“They Considered the Matter"


"The apostles and the elders were gathered together to consider this matter."  Acts 15:5

Dear Ones,

It is always dangerous to take a fragment of Scripture upon which to base a theology, a sermon, or even just an article for the Connection but if you will bear with me, there is a method in my madness.

Our daily Bible reading these past days has taken us through one of the first struggles the Church encountered within itself as the Gospel spread beyond Jerusalem and Judea and even Samaria.  As the Gospel encountered the gentile world dominated by the Greek culture that was not particularly fond of Jewish traditions, persons who were receiving the message of the disciples were also experiencing the presence of the Holy Spirit.  This development created some consternation among the Jewish believers—especially those who were devout followers of the Law but who had also become followers of Jesus.

One of the first conflicts that developed in the Church was what you do with people whose culture and experience did not square with its Jewish origins.  When Paul and Barnabas came back to Jerusalem to share what God had done among the Gentiles, where they had received the Holy Spirit and been baptized, there were those in Jerusalem who believed they had to fulfill the Law of Moses by becoming circumcised as well. It mad perfect sense to the Jewish believers—not so much for the Gentiles.

How were they to resolve this conflict?  What were the guidelines? Jesus had ascended into heaven so they could not just sit down and have a long conversation with him.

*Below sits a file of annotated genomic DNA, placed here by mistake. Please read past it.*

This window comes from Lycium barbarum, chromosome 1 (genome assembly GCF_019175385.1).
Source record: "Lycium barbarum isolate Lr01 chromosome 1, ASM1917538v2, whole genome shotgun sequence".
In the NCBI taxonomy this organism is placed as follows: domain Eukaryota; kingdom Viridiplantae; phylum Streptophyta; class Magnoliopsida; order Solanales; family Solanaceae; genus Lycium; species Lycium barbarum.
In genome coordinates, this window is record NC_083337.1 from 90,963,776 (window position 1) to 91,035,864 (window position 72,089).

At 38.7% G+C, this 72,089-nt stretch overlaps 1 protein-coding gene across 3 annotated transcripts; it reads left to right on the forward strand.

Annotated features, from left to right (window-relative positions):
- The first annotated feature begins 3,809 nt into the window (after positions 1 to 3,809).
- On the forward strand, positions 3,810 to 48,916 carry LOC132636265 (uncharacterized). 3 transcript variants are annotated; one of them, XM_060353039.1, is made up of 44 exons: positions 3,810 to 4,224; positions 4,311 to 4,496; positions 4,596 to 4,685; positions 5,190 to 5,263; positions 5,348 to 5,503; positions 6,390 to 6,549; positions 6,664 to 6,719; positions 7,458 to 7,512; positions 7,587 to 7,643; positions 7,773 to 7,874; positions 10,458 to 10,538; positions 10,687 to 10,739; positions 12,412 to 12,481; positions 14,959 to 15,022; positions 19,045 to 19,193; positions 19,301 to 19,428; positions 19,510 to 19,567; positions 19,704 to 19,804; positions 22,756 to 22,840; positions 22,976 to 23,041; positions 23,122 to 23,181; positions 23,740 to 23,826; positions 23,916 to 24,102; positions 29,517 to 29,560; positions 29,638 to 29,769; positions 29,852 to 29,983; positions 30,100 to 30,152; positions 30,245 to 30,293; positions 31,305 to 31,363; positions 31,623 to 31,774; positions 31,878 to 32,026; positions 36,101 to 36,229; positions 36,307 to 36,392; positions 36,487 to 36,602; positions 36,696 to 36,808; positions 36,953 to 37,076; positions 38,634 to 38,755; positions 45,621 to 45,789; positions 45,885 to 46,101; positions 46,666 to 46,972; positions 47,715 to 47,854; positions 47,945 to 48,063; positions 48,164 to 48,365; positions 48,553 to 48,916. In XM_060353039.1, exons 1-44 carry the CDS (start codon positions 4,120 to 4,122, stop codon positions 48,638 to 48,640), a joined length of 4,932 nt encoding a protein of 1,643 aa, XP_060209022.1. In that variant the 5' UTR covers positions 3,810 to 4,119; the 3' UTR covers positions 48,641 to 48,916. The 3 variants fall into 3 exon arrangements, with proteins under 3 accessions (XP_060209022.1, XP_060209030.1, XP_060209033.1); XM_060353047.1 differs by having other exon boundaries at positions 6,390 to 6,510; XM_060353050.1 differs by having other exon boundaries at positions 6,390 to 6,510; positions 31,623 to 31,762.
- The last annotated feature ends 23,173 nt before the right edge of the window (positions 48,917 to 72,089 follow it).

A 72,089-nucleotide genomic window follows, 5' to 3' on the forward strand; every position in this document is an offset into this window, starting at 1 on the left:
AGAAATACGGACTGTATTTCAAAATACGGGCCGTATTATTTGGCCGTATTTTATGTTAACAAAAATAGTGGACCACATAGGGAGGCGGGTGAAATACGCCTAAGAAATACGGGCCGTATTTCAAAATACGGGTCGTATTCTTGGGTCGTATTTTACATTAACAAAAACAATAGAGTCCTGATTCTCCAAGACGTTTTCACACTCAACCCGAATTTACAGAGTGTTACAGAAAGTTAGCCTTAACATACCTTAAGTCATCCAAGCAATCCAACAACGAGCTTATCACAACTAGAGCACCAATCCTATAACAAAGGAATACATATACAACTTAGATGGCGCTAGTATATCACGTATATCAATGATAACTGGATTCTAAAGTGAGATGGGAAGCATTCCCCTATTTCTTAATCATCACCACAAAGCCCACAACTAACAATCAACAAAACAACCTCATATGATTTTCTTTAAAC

What they did was they held a gathering of the leaders of the Church at which Peter stood up and shared with the leaders what had happened when he had been called to the house of Cornelius, how the Holy Spirit had come upon them even though they were Gentiles.  His statement to the leaders became the tipping point for their decision with regard to the obligations upon the new Gentile believers.

The thing that strikes me as critically important for us is that, in the context of leaders gathered “to consider…” they were given wisdom, guidance, and ultimately they were able to render a decision.  Within the context of our Presbyterian governance our elders are called upon to “represent the mind of Christ” which means they are called to discern God’s call to us as the congregation.  It is not for one individual, one pastor, one elder to discern; we are called to discern together. 

The disciples “…considered the matter…” within the context of their duties and they rendered a judgment they believed they were called to deliver.  But they did it—not one—all.  Pray for those who are in leadership; they are seeking to discern the wisdom of God for the church.

With deep affection,

Bill


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